Gulf States Forging Arab Initiative to Curb Israeli Aggression
Gulf Arab states, led by Saudi Arabia, are working on an Arab initiative aimed at ending "Israel's aggression" against the Palestinians, for which they partly blame the United States, diplomats said Thursday.
Foreign ministers of the Gulf Cooperation Council (GCC), who start a two-day meeting in Jeddah Friday, "will formulate an Arab initiative based on Saudi ideas which have been the subject of inter-Arab consultations," a Riyadh-based Arab diplomat told AFP.
The diplomat, who is familiar with the ongoing consultations among the six GCC capitals, said the objective was to persuade the United States to "shoulder its responsibilities in order to halt the Israeli army's carnage against the Palestinians, thus ending the cycle of violence and reviving the Middle East peace process."
Yemeni President Ali Abdallah Saleh told Qatar's Al-Jazeera satellite TV Wednesday night that Saudi Arabia had "proposed new ideas" to end the violence, adding that a Saudi envoy had relayed to him a message from King Fahd.
The Riyadh-based diplomat would not explain how Washington would be persuaded to intervene, saying the proposed initiative will be discussed during an Arab League foreign ministers meeting opening in Cairo Sunday.
"It is time for the United States in particular to shoulder its responsibilities in order to put an end to Israel's attacks" against the Palestinians, Saudi Foreign Minister Prince Saud al-Faisal said in Amman Wednesday at the end of a tour that took him earlier to Cairo, Damascus and Beirut.
"Arab states have done their best to relaunch the peace process ... (but) the situation is getting worse," he said.
"Enough is enough," added the Saudi chief diplomat, whose remarks were splashed on the front pages of Saudi newspapers Thursday, reflecting growing anger at the United States among the Arab public.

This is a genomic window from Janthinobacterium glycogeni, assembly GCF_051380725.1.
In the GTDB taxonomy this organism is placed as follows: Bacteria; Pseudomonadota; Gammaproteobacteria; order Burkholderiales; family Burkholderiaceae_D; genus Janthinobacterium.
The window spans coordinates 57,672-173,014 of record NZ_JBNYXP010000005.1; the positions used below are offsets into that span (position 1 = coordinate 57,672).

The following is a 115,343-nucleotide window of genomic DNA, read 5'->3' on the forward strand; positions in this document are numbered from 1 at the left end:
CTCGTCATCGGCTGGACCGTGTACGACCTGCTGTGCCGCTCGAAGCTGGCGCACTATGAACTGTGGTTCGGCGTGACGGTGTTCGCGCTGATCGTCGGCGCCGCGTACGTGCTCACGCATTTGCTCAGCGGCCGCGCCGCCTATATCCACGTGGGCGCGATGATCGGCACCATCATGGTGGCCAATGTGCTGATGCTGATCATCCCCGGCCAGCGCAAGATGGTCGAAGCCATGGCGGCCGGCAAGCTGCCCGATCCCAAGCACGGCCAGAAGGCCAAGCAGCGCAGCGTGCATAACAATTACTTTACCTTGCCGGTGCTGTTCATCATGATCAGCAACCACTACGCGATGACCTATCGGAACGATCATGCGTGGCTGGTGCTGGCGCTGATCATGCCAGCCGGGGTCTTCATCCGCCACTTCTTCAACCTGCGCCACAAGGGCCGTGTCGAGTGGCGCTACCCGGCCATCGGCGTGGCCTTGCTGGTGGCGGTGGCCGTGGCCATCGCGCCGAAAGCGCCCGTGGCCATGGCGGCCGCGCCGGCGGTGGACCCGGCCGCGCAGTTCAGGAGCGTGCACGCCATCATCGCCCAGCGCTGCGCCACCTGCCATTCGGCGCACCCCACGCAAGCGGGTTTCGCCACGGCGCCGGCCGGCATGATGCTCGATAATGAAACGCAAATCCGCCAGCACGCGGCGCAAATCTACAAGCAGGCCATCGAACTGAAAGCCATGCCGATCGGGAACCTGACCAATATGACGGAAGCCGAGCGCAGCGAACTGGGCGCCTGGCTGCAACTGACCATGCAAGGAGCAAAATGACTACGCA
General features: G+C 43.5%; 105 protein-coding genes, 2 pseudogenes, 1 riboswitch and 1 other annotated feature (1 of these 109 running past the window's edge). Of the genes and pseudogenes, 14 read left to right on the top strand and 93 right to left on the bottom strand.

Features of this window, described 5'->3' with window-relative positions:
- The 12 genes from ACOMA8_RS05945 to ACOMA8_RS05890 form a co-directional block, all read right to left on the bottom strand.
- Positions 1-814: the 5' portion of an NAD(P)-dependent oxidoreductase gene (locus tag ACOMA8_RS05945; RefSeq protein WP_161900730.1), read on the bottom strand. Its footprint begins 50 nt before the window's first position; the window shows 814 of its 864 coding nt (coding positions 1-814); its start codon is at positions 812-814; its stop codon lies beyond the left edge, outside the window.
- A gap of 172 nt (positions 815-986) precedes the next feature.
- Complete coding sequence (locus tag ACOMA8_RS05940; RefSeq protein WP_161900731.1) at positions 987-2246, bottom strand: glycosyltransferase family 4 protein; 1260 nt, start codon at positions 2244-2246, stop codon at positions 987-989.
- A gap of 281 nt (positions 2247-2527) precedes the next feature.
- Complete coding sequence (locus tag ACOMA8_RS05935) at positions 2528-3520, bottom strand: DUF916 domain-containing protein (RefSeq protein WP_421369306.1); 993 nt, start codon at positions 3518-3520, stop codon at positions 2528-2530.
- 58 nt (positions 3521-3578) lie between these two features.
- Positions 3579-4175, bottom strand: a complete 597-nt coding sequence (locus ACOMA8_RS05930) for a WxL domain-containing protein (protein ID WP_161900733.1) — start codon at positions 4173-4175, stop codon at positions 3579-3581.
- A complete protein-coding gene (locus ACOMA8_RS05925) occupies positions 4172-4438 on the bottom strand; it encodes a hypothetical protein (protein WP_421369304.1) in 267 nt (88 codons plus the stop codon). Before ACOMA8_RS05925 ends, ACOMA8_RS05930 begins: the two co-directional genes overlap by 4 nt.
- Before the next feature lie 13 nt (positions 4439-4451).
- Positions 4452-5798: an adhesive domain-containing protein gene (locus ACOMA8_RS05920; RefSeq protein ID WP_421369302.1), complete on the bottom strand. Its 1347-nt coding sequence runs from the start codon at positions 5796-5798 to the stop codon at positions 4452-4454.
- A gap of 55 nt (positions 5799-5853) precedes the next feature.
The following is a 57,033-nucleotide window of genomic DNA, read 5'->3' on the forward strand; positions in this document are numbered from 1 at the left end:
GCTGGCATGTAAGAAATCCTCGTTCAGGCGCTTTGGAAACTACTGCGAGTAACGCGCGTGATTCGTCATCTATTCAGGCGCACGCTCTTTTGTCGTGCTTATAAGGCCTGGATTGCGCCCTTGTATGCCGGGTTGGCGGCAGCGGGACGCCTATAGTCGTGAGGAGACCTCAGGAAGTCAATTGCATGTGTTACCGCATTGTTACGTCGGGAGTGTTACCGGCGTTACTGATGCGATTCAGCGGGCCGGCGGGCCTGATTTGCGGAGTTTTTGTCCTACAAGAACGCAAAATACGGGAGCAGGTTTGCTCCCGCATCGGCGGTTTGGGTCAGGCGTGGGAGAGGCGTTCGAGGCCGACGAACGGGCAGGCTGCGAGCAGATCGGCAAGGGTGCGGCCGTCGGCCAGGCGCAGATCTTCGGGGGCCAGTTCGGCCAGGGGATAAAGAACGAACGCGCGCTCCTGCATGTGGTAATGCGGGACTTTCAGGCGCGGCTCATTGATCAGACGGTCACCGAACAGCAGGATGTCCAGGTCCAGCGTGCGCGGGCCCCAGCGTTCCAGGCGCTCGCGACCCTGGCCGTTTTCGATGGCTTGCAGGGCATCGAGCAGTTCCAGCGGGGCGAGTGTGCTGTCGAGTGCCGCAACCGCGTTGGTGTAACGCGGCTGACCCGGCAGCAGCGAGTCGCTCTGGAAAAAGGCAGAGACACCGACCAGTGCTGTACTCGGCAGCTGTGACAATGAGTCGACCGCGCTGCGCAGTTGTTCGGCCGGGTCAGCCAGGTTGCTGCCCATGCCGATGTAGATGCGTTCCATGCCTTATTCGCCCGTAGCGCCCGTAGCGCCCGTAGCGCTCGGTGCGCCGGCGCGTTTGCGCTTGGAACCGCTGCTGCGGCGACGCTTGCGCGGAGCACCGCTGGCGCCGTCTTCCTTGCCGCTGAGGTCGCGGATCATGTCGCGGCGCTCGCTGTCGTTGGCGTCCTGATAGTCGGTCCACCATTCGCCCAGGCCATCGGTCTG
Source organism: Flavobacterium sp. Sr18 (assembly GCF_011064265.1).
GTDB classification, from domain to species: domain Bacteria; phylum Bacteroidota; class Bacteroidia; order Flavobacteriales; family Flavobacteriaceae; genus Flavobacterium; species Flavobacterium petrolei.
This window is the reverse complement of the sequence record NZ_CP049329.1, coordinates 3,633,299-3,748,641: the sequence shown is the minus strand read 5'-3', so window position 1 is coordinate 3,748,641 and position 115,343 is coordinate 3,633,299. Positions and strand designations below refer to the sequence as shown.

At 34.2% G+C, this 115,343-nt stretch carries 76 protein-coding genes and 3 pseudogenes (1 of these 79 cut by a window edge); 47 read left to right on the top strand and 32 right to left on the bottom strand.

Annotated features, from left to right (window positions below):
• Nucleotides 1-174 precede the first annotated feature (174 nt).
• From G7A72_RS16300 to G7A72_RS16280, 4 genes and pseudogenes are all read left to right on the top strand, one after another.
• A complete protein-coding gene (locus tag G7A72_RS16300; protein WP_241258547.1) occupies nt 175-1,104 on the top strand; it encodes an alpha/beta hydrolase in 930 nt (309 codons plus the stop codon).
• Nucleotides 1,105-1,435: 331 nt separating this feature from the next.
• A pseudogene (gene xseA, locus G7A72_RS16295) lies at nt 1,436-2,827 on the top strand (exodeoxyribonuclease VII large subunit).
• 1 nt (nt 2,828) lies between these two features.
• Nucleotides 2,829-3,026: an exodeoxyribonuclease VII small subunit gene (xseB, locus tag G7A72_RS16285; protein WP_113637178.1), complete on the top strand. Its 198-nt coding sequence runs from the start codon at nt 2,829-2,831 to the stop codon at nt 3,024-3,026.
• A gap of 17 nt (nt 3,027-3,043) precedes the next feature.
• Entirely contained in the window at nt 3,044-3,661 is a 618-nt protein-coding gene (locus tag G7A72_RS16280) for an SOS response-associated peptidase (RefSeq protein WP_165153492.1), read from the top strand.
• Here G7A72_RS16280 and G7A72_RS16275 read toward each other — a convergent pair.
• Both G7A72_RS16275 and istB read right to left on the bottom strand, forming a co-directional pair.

"It is time the Arabs translated their words into deeds," the Saudi daily Al-Madina wrote Thursday.
So far, "Washington feels it has nothing to lose by (condoning) the systematic killings perpetrated by (Israeli Prime Minister Ariel) Sharon ... irrespective of the unease expressed by the Arabs," the paper said in its leader.
But Al-Bilad, another Saudi daily, said the GCC chief diplomats meeting in Jeddah would send "a clear message to the United States about the wrong practices of the Sharon government."
"Arab states are awaiting American and European pressure on Israel ... without delay, because the interests of all sides risk being engulfed by a fire which it will be impossible to contain," warned a third Saudi daily, Al-Jazeera.
In remarks published by the pan-Arab newspaper Asharq al-Awsat Wednesday, GCC Secretary-General Jamil al-Hujailan deplored US "silence" and urged Washington to "redouble efforts" to contain the violence in the Palestinian territories.
"The disengagement of the sponsors of the peace process has resulted in a deterioration of the situation," Oman's ambassador in Riyadh, Ali al-Kalbani, told AFP in a reference to the United States.
The Saudi "ideas" that will be discussed at the Jeddah meeting will "serve as a mechanism" for any subsequent Arab diplomatic drive, he added.
Gulf official sources say GCC foreign ministers plan to meet their US counterpart Colin Powell in late September on the sidelines of the UN General Assembly's annual session in New York.
The GCC groups Bahrain, Kuwait, Oman, Qatar and the United Arab Emirates alongside Saudi Arabia -- RIYADH (AFP)
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